The 2011 World Beer Awards were announced the other week, via a communication from a
secret location inside a Swiss mountain publisher’s office in Norwich. With all the SIBA goings-on we’ve gone a bit awards-crazy recently, but we usually cover the WBA’s. Last year we briefly touched on Stewart Hollyrood winning the best blonde/golden Pale Ale – and Loanhead’s finest managed to repeat in 2011, winning the same gong – so congrats once again to Steve, Jo and the team.
There’s a running joke on the BeerCast, that when we do our podcasts it seems like every beer featured has won an award at some point. Are there too many in the beer industry? And what do they mean for producers? On the one hand, you have Hop Back Summer Lightning – bottles of the Wiltshire powerhouse are plastered with achievement, it having apparently collected over fifty individual awards. On the other hand – where they usually are – is BrewDog, who eschew official recognition at every opportunity, as is their right. Both seem to be doing well, of course.
The danger of having so many different awards, is that they tend to dilute the overall effect of winning something. Whether it’s the GABF and their walloping eighty-three categories (Classic English Style Pale Ale, English-Style India Pale Ale, etc) – or the competing international prizes…Brewing Industry International Awards, European Beer Star, World Beer Cup* – there are certainly enough opportunities out there for brewers to add to their labelwork and websites.
For every producer who is too small to get their beer to a ceremony – not to mention those who do not bother taking part – there are plenty who do, however. The American-style IPA category at this year’s GABF attracted 176 entries – that’s a palate-stripping afternoon for any panel of judges. The eventual winner (La Cumbre Elevated IPA from New Mexico) must have had something special to stand out from the clamouring, hop-forward crowd. Or maybe it didn’t, and just had a good run (see our previous post about how some beers stand out during judging). It may be wonderful, of course – our US friends will have to let us know.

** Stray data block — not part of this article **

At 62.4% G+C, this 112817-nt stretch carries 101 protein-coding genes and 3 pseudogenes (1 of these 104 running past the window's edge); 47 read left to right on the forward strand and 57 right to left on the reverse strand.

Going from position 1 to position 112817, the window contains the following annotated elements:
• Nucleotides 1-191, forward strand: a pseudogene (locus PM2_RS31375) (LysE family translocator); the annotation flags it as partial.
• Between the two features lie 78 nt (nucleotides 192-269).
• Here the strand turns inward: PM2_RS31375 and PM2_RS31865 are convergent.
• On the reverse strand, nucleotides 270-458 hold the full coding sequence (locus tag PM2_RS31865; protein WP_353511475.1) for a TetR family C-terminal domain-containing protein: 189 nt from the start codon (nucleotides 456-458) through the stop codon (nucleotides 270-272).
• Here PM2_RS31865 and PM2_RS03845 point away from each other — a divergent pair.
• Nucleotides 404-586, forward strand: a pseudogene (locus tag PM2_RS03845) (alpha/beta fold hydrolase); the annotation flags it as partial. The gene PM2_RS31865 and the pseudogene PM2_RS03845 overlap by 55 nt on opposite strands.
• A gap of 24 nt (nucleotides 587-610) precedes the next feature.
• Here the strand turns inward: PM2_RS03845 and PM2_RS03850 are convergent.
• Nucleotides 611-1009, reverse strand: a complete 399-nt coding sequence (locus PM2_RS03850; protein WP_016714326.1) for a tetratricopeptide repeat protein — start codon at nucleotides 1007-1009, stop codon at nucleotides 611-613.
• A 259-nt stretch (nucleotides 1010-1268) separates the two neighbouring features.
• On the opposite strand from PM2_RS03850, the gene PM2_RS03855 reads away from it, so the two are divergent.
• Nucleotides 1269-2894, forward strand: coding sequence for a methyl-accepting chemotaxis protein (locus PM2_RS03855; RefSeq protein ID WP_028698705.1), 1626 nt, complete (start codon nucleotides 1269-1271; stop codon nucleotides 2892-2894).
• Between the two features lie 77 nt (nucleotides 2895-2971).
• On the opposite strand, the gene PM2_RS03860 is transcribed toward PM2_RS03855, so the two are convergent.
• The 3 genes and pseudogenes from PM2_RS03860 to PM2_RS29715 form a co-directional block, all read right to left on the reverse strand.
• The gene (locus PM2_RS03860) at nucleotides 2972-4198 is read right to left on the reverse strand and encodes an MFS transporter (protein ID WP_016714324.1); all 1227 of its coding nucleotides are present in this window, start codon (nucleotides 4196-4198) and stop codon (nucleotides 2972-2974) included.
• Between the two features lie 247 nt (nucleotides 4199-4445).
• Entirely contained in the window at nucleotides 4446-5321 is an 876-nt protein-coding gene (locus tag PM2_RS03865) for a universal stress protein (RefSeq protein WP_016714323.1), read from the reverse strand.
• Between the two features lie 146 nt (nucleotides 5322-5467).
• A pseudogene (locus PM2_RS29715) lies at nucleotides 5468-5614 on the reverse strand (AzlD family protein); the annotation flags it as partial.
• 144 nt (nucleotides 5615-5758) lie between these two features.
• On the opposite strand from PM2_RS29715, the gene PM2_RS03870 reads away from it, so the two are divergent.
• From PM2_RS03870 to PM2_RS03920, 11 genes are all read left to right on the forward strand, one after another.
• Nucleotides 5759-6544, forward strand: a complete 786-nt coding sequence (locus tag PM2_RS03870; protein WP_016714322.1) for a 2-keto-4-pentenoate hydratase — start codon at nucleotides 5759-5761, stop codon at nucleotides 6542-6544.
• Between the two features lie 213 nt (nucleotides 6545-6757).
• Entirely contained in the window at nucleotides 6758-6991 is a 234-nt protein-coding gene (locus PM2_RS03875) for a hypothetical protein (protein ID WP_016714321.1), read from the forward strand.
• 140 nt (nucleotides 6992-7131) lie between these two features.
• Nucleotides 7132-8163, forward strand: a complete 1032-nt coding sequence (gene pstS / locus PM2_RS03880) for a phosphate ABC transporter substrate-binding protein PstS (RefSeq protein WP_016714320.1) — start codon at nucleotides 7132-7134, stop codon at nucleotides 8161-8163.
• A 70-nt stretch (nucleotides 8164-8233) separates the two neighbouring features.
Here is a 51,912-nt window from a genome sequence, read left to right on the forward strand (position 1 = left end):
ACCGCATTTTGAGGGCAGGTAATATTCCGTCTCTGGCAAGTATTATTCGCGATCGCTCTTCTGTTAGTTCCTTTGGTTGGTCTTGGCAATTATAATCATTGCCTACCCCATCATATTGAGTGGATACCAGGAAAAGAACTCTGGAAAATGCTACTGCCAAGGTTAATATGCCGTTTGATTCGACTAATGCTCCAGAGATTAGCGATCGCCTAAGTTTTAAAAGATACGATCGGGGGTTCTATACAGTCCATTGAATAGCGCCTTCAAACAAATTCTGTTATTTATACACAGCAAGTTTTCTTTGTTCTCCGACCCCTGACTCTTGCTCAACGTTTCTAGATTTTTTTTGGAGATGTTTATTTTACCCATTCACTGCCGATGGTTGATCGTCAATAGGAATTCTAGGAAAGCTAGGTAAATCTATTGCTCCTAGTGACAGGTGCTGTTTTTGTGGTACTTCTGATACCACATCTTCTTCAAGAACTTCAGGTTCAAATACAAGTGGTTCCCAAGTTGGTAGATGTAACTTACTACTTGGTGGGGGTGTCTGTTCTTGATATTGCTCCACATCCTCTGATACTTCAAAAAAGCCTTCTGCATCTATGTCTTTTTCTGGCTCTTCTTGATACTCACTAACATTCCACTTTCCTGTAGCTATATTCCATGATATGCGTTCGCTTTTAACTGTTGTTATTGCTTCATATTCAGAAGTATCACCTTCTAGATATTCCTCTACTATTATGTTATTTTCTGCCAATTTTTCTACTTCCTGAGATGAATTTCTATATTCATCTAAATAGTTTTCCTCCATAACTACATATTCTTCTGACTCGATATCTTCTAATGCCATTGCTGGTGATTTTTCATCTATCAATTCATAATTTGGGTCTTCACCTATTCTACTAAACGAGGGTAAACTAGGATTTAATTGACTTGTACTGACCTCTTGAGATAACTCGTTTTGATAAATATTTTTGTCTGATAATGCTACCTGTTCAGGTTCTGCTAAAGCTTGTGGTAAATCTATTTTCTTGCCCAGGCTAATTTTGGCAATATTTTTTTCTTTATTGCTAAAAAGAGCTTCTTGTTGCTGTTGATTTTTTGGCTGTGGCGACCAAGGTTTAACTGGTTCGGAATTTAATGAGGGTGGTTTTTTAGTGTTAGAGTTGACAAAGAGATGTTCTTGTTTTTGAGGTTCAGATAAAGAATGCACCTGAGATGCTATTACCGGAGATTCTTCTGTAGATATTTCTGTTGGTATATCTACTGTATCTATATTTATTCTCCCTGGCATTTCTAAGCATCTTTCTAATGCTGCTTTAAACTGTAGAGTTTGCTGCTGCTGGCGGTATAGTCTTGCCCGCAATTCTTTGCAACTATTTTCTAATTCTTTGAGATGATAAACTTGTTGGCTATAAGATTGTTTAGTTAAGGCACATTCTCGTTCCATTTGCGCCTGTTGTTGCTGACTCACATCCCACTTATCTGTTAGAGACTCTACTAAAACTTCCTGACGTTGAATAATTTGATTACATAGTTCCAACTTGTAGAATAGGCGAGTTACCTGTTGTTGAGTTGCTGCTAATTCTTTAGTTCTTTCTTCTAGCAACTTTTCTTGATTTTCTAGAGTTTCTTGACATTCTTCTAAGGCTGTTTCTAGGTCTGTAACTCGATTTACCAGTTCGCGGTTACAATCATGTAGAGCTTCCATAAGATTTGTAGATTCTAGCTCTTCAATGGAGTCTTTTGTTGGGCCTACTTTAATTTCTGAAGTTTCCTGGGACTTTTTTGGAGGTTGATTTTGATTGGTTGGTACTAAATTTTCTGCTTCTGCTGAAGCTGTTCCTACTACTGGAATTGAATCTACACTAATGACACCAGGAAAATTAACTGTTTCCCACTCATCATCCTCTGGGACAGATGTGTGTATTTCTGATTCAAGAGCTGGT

La Cumbre’s IPA may be great stuff, but the chaps from Albuquerque can’t make the most boastful claim in global brewing – that they make the Best Beer In The World. That honour, bestowed at the WBA’s, went to the punchy German weizenbock Weihenstephaner Vitus (7.7%). Chief European judge Adrian Tierney-Jones discussed the challenges of picking a winner over at Called to the Bar – to sift through all of the entrants must have been next to impossible, even for a panel that included the likes of Melissa Cole, Roger Protz and Jeff Evans.
My invitation to help out must have been directed to the mysterious person who shares my email address (true story – if you ever need free parking at Newcastle airport, let me know). But I managed to get hold of a bottle of Vitus for an independent BeerCast assessment. You know what? It’s lovely – sweet banana, bready yeast and citrus fruit. Sweet honey on the end, with some lemon and plenty of alcohol. I can see how it did well in a blind tasting. Is it The Best Beer In The World? Well, as Adrian himself puts it – why not? To me, those two words say a lot about the state of beer industry awards.
…this neatly brings us on to our traditional ‘Best New Beers of 2011’ weekly feature – look out for that during mid-December. Then check back in early 2012 for the one they all want to win – the BeerCast Beer of the Year podcast. Who will take home the Golden Mouthchart this time?
* which even BrewDog entered, winning Gold for Hardcore IPA